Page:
“Ay as from dreams of some old glorious flight”
her cheeks bloom deep with summer
storms. The purple and orange maps
on her thighs omit cities and towns. Instead
they grow as guides to places his hands
have hit. With time, her skin cools and turns
brittle, encased in basalt—a field after a volcanic eruption.
Her hands, clasped together,
are frozen: first in hope, then prayer, and finally
desperation. The words of her litany
come twofold. First, smooth as butter
through the fingers of a child and then back
from his mouth like a razor hidden
in the middle. These days she reads from erasures.
The bulk of the text has disappeared
under black marker until even her spine
is warped into an apology, a redaction of self.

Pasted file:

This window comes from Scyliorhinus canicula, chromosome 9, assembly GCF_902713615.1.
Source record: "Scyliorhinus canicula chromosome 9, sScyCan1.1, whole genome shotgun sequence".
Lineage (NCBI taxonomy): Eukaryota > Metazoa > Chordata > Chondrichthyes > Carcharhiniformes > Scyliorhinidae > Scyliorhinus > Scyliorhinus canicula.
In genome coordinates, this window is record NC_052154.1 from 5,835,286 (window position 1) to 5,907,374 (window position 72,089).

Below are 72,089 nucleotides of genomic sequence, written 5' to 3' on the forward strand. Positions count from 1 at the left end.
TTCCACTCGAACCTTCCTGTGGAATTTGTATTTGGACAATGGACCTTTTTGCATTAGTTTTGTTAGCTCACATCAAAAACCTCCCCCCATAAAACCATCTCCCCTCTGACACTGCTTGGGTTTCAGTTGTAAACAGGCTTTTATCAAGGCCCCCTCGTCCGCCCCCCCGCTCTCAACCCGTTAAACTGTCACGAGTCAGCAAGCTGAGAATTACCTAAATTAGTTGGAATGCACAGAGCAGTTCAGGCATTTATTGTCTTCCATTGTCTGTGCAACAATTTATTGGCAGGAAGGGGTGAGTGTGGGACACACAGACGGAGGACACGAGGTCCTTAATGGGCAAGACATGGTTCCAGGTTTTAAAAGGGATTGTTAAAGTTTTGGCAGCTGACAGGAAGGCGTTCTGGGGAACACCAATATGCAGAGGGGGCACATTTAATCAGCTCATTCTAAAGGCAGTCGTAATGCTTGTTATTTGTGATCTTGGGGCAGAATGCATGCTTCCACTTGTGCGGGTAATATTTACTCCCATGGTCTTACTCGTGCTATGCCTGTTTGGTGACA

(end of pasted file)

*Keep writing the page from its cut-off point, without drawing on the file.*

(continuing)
Sometimes his love was defended with cannon fire, sometimes
a bayonet between the ribs. An old hickey becomes a bruise. Both are broken
capillaries. Both, she tells herself, are expressions of love.
*Note: First line written by Evelyn Douglas
Rebecca Alifimoff is a student in Fort Wayne, Indiana. She has received Scholastic Art and Writing Medals for her work in prose, poetry, and non-fiction. She was named a 2014 Foyle Young Poet of the Year. Her poetry has appeared in Magma poetry.